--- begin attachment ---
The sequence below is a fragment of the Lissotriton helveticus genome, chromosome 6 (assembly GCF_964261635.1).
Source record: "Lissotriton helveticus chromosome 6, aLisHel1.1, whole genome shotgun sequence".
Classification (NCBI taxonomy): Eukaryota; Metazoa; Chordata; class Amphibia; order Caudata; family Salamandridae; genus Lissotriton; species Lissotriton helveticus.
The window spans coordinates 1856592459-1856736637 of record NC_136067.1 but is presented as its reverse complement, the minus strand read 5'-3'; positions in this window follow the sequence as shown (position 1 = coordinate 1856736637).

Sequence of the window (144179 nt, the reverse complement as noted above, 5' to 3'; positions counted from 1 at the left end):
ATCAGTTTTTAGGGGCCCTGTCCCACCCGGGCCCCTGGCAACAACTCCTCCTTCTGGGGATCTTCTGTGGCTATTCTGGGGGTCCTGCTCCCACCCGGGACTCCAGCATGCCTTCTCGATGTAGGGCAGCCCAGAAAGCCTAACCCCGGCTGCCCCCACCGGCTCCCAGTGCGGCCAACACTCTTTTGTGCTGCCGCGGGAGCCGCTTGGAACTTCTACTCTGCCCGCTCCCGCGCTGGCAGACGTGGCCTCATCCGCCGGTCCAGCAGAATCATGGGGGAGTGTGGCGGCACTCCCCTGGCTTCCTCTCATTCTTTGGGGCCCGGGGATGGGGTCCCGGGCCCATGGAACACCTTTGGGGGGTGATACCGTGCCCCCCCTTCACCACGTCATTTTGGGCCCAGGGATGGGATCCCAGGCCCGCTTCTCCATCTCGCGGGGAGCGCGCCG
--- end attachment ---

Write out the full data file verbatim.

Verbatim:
The sequence below is a fragment of the Lissotriton helveticus genome, chromosome 6 (assembly GCF_964261635.1).
Source record: "Lissotriton helveticus chromosome 6, aLisHel1.1, whole genome shotgun sequence".
Classification (NCBI taxonomy): Eukaryota; Metazoa; Chordata; class Amphibia; order Caudata; family Salamandridae; genus Lissotriton; species Lissotriton helveticus.
The window spans coordinates 1856592459-1856736637 of record NC_136067.1 but is presented as its reverse complement, the minus strand read 5'-3'; positions in this window follow the sequence as shown (position 1 = coordinate 1856736637).

Sequence of the window (144179 nt, the reverse complement as noted above, 5' to 3'; positions counted from 1 at the left end):
ATCAGTTTTTAGGGGCCCTGTCCCACCCGGGCCCCTGGCAACAACTCCTCCTTCTGGGGATCTTCTGTGGCTATTCTGGGGGTCCTGCTCCCACCCGGGACTCCAGCATGCCTTCTCGATGTAGGGCAGCCCAGAAAGCCTAACCCCGGCTGCCCCCACCGGCTCCCAGTGCGGCCAACACTCTTTTGTGCTGCCGCGGGAGCCGCTTGGAACTTCTACTCTGCCCGCTCCCGCGCTGGCAGACGTGGCCTCATCCGCCGGTCCAGCAGAATCATGGGGGAGTGTGGCGGCACTCCCCTGGCTTCCTCTCATTCTTTGGGGCCCGGGGATGGGGTCCCGGGCCCATGGAACACCTTTGGGGGGTGATACCGTGCCCCCCCTTCACCACGTCATTTTGGGCCCAGGGATGGGATCCCAGGCCCGCTTCTCCATCTCGCGGGGAGCGCGCCG